Keep it simple. Buy markets that are going up and sell markets that are going down. Avoid trying to ...
...and Wireless "Extremes"
01/28/2005 12:00 am EST
Nikhil Hutheesing, a leading authority on the wireless sector, believes that recent weakness offers a "great opportunity" in industry leader, Qualcomm. At the other end of the spectrum, he offers a play on Dwango, a "highly speculative, unknown micro-cap stock."
"Qualcomm (QCOM NASDAQ) recently announced terrific first quarter earnings. The company said that its first quarter net profit jumped nearly 50% to $513 million from $352 million one year earlier. Revenues climbed 15% to $1.4 billion from $1.21 billion. But you may be worried because the stock has dropped more than 7% on the news to around $38. Don't worry. While Qualcomm's outlook for 2005 remains good, the stock fell because the company said that the second quarter could be soft. My view is that investors should not have such a short horizon when it comes to a company like Qualcomm. The company is in a terrific position to benefit from the expansion of CDMA networks around the world and the upgrades to high-speed 3G networks.
"A soft outlook for the second quarter offers a buying opportunity for investors. I believe that the second half will be strong and that the company will meet its revenue guidance for the 2005 fiscal year, which ends in September. For the year, the company says revenue should come in between $5.8 billion and $6.3 billion. As for earnings, Qualcomm has raised its 2005 earnings forecast and now says it expects to earn $1.16 to $1.20 a share—Wall Street had been forecasting $1.18 a share. This is a great company and a core holding for a wireless portfolio. If you don't own it, or if you'd like to add to your position, now may be a great opportunity.
At the opposite end of the spectrum from Qualcomm, a well-known, large-cap stock, comes Hutheesing’s latest recommendation—a highly speculative, unknown micro-cap. He explains: "Dwango Wireless (DWGN OTC BB), officially called Dwango North America, is a virtually unknown content developer for wireless handsets based in Seattle, Washington. Let me be straight. Dwango has a rocky background and it is risky. And, while making an investment in a relatively risky micro-cap company such as Dwango ($12 million market cap) is not the usual approach of this newsletter, I am willing to make an exception for this stock because I believe the company is positioning itself well to benefit as the market for wireless applications grows over the next few years.
"While the firm’s original mission was to create games for mobile devices, since late 2004, new management has signed up some impressive content providers covering highly popular entertainment categories. Dwango now offers adult entertainment thanks to its partnership with Playboy Enterprises, to bring adult content to your cell phone such as video clips and pictures, sports coverage, and games thanks to its partnership with ESPN, religious content through BeliefNet, and video clips, ring tones, and audio tones under the Rolling Stone brand. The company forged an agreement with Napster to offer wireless customers access to ring tones. The service will launch in the US and Canada early this year. Its audio tones can be found at Rolling Stone’s Web site, among others. Besides music, Dwango also signed on with Playboy Enterprises. Dwango is pursuing more big name brands to partner with and I believe that its business is only going to grow as demand for wireless applications increases. Investors willing to take a risk with this development stage company should be rewarded handsomely.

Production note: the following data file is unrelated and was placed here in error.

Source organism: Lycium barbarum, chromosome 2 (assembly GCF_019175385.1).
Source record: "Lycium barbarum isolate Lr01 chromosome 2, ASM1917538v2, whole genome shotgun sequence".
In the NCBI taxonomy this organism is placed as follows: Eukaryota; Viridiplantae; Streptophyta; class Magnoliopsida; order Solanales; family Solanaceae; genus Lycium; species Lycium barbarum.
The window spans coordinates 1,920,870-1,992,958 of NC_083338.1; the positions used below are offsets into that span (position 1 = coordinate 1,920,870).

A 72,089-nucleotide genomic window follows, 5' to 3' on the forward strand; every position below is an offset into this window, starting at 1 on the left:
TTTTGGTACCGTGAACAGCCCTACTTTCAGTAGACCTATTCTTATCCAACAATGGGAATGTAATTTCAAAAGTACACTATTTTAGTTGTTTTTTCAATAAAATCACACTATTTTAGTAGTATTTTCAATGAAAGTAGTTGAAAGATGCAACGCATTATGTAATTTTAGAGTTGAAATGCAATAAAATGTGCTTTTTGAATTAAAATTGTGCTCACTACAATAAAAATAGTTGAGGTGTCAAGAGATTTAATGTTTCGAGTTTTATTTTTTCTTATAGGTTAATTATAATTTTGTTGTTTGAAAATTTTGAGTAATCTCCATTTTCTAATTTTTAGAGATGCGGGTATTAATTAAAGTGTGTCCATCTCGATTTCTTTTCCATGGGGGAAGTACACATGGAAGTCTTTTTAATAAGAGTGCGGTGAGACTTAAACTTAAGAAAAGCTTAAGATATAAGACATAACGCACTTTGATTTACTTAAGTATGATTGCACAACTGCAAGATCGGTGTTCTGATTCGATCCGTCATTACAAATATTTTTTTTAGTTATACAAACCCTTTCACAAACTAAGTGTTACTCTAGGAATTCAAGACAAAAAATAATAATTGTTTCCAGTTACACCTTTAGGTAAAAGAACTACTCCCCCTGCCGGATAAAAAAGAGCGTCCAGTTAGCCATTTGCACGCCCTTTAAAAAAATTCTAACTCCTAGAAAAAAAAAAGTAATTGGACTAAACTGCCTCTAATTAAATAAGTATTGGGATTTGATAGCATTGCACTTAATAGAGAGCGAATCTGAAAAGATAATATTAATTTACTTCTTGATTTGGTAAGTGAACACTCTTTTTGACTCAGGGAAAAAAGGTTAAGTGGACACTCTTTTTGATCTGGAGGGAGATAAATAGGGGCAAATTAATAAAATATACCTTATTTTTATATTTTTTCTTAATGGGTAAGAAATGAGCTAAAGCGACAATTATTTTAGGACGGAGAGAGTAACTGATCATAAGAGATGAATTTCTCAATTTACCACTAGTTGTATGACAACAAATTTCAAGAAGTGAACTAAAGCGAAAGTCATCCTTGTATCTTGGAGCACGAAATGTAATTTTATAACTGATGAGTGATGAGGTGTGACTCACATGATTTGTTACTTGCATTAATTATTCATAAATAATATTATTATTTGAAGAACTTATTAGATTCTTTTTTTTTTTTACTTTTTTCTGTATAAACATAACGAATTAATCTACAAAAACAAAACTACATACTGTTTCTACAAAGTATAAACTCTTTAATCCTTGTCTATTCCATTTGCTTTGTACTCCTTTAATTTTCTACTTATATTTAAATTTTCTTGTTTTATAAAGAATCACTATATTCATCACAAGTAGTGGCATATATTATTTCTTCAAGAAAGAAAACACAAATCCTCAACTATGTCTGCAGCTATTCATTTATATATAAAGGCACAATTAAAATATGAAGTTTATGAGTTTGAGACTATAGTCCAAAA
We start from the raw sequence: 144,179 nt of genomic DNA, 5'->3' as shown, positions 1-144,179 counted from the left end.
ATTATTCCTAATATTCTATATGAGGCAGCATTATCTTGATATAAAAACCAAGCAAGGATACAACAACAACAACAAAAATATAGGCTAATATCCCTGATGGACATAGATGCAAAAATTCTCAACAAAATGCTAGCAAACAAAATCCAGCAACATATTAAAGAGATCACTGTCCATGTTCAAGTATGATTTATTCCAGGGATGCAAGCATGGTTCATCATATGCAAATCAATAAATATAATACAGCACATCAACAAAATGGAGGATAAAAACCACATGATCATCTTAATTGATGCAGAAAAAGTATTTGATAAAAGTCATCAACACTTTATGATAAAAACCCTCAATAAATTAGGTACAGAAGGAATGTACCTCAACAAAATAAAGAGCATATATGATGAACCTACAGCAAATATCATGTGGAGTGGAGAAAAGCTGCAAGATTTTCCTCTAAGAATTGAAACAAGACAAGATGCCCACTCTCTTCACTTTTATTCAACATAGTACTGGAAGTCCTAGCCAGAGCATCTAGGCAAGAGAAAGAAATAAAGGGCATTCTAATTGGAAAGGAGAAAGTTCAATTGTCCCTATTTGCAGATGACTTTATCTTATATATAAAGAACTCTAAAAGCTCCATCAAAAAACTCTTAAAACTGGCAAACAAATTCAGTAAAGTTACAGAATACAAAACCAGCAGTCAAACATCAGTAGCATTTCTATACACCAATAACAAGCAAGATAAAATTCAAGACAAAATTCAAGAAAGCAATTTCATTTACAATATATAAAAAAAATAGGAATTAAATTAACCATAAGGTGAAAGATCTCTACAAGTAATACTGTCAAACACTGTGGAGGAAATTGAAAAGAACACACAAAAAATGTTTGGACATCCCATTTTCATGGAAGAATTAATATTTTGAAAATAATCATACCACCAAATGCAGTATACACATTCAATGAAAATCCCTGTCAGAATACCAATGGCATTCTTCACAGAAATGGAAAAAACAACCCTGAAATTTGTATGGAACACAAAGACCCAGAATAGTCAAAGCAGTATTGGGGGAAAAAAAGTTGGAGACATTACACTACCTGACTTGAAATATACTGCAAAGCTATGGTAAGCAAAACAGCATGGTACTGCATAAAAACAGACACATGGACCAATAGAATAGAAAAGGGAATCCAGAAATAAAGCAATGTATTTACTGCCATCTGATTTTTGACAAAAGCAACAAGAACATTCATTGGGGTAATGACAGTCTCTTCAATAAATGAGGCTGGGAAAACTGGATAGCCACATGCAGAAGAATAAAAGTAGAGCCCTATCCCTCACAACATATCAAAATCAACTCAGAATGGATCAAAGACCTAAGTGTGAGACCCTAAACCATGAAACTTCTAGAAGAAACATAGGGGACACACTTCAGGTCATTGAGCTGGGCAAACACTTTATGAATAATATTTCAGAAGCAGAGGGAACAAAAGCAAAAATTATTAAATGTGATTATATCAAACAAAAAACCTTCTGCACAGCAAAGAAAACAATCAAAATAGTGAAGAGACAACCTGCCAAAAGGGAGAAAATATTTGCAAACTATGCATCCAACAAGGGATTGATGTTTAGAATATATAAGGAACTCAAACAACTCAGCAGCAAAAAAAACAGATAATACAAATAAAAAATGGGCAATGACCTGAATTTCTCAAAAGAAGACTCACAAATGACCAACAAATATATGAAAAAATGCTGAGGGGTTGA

"In September 2003, Dwango went public though a reverse merger. I’m not a big fan of reverse mergers, as they have often been very popular among sleazy micro-cap promoters. Since then, Dwango’s shares have risen from 70 cents last August to as high as $2.05 in December. The bulletin board stock now trades around $1.60 per share. Remember, though, that the shares of this company are very thinly traded and investors need to understand that Dwango is a high-risk developing stage company and highly risky as an investment. For these reasons, I recommend the shares of DWGN only for investors able to withstand the enormous risks involved. I have a target price of $3.20 within one year—an increase of 100%."
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